For years under Rafa Benitez and Roy Hodgson Liverpool were accused of being a one-man, and later two-man, team as the goals of Steven Gerrard and Fernando Torres helped the Reds to continue to compete at the top table with only Dirk Kuyt and briefly Yossi Benayoun helping to break their monopoly on the team’s goals.
The arrival of Kenny Dalglish as manager, the purchases of Andy Carroll and Luis Suarez, the sale of Fernando Torres and a long-term injury to Steven Gerrard meant that Liverpool could no longer, and didn’t want to, rely on two players to win games anymore and it was hoped that under the King there would be an increased emphasis on teamwork and more goals from midfield.
Fans were not disappointed either as Kenny made an almost instant impact on the team’s style of play, which was characterised by swift movement, intricate passing and incisive runs from midfield and while Suarez took many of the plaudits after settling in quicker than anyone expected, it was Maxi Rodriguez and Raul Meireles who benefited the most from the new regime.
Under Roy Hodgson Liverpool’s midfield was slow, static and was no more of a goal threat than Jamie Carragher and it was only when Hodgson finally left that we saw the best of Maxi and Meireles. The pair played wide in a 4-4-2 but instead of staying on the flanks they would come inside, link with the strikers and continually appear late in the opposition penalty area.
Maxi and Meireles ended the season with 10 goals (3 of those under Hodgson) and 5 goals respectively meaning that in Gerrard’s absence the Reds finally had midfielders who could carry the scoring burden and it seemed only logical that this winning formula would continue this season.
Unfortunately for Dalglish, Meireles opted to move to Chelsea on deadline day with the Portuguese midfielder seemingly unhappy that his first-team chances would be limited by the signings of Charlie Adam and Jordan Henderson. Thankfully the services of Maxi were retained, but it appeared the Argentinian was also no longer a guaranteed starter as he found himself benched for the first 11 matches of the season at the expense of new recruit Stewart Downing. The Reds were back to square one as they found themselves with a midfield seemingly incapable of finishing their chances (Charlie Adam is currently the top scorer with 2 goals in 12 games).
While Suarez has taken much of the blame for Liverpool’s wastefulness in front of goal, the midfield’s shooting statistics so far this season make grim reading for Kopites. Stewart Downing, who impressed many with his sharp shooting for Villa, is yet to score and of his 27 shots this season only 5 have been on target giving him a shot accuracy percentage of 18.51%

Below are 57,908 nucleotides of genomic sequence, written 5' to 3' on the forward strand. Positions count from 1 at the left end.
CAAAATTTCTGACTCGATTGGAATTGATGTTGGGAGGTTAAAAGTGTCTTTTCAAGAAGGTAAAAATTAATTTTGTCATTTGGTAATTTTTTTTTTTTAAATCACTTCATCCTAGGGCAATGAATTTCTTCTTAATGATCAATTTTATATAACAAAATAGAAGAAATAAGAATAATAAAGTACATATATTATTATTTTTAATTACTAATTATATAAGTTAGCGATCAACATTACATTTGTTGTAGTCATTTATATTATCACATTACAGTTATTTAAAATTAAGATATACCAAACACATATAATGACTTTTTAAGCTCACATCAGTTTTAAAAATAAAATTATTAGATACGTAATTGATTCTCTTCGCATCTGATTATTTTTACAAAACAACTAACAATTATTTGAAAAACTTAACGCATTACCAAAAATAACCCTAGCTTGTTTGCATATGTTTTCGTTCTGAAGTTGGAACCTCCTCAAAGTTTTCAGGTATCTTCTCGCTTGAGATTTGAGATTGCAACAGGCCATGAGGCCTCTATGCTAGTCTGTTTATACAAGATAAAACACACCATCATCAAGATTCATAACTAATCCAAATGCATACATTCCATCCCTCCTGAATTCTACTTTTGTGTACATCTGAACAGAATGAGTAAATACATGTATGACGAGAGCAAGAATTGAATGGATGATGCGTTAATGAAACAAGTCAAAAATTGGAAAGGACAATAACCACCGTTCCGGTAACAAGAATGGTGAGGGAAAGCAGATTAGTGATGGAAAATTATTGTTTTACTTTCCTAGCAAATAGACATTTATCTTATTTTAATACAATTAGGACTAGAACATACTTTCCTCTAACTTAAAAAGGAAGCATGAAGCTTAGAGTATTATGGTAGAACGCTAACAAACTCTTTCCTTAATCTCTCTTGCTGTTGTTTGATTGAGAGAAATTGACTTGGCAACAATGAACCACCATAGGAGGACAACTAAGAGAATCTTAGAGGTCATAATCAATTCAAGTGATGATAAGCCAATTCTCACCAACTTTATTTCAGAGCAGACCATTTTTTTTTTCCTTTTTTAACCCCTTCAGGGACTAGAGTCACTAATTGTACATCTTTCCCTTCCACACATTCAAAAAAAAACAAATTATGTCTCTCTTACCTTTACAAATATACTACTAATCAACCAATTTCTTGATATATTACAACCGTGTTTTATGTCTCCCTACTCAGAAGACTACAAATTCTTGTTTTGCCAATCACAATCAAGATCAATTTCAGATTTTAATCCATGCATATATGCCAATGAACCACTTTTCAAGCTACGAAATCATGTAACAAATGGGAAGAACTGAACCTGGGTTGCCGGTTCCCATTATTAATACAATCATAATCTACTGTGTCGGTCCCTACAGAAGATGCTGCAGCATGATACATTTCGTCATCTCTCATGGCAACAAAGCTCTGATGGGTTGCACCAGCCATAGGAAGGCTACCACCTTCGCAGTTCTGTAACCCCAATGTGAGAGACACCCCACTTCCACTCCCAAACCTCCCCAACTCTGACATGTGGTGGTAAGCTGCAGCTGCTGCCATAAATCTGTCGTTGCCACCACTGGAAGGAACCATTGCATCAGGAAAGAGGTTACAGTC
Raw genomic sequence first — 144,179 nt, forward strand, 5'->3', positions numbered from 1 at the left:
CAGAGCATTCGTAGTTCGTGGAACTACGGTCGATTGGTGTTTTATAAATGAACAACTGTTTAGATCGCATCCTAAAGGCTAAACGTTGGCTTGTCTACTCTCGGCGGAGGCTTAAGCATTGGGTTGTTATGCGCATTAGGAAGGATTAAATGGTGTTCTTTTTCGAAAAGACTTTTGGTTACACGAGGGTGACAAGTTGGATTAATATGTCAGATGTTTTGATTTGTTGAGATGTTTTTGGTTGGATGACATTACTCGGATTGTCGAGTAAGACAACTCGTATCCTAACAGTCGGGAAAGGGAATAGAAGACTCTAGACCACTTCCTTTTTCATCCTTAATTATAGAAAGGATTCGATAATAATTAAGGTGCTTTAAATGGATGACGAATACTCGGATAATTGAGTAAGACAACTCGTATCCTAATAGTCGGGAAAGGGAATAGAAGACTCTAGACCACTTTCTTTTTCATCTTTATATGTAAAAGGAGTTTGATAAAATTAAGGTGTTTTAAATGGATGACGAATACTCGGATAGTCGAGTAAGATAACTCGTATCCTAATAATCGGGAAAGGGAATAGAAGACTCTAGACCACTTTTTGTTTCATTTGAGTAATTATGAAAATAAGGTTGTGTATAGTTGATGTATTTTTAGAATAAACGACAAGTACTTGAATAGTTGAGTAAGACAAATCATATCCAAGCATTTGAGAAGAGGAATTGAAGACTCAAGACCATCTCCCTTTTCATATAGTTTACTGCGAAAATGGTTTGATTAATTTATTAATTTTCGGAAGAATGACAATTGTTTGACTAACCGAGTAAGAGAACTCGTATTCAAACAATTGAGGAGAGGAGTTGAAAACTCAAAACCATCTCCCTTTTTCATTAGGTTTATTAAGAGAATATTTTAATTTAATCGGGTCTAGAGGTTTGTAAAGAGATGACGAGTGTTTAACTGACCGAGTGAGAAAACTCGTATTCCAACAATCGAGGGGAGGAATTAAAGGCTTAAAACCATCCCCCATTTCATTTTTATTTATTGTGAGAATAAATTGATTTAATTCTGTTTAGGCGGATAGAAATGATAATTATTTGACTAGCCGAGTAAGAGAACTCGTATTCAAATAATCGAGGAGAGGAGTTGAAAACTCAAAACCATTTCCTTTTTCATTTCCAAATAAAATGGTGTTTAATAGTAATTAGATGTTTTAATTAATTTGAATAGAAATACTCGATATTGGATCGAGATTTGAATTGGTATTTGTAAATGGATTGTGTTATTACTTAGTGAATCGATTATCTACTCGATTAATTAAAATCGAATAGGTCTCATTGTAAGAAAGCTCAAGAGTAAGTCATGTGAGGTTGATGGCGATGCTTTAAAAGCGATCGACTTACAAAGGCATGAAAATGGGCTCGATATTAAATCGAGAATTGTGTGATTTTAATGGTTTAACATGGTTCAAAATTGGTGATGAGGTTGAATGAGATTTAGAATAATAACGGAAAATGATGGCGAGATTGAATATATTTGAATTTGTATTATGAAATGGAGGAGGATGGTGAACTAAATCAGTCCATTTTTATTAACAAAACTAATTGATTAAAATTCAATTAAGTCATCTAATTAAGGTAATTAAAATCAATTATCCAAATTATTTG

Jordan Henderson, who admittedly has never been touted as a goal-scoring midfielder, has one goal to his name so far (a superb effort against Bolton) and 6 of his 12 shots have been on target giving him a very respectable shot accuracy percentage of 50%. But despite those stats Henderson has been guilty of some glaring misses so far (the most memorable against Stoke and Man United) and he does not look set to equal last season’s goal tally of the Portuguese midfielder he replaced.
Lucas Leiva of course is not in the side to score goals, which is reflected by the fact he has taken only 6 shots this season, but his regular central midfield partner Charlie Adam is and so far this season he has been Liverpool’s main threat coming from deep. Adam often looks to get early shots away and is never afraid to pull the trigger, but he has seen 10 of his 24 attempts blocked so maybe opponents are wising up to him. Either way his 2 goals (3 if you count the deflected effort against Wolves) mean his is the top scoring Liverpool midfielder this season.
So with Suarez carrying much of the scoring burden, Dalglish made the wise decision to bring Maxi and Craig Bellamy into the side for Sunday’s game at Stamford Bridge. Bellamy had started just one league game previously, but had scored in it which meant we finally had another clinical finisher in the side, while Maxi’s scoring prowess is known to all after last season’s exploits.
Surely enough, on his first start of the season Maxi Rodriguez scored his only shot of the game to give Liverpool a first-half lead and showed what the Reds have been missing out on during all those frustrating draws. As well as scoring, the re-introduction of Maxi meant that a greater number of Red shirts were getting into the box as the gap between midfield and attack got drastically smaller than fans have been used to this season.
If Dalglish is committed to playing pass and move then it would make sense to play players on the flanks who instead of looking to go down the line, look to come off it and score goals. Players such as Downing and Henderson still fit into this, it just means a slight change in position or role (Downing would be better on the right, while Henderson needs more freedom to break forward than he has been given so far). For the moment though, Maxi Rodriguez is the sharp-shooting midfielder that Liverpool cannot do without if they are to ease the pressure on Suarez, take the numerous chances the team creates and ultimately see off the likes of Sunderland, Norwich and Swansea who have all escaped from Anfield with a point this season. It is obvious that only with Rodriguez in the team can Liverpool Maxi-mise their scoring potential.
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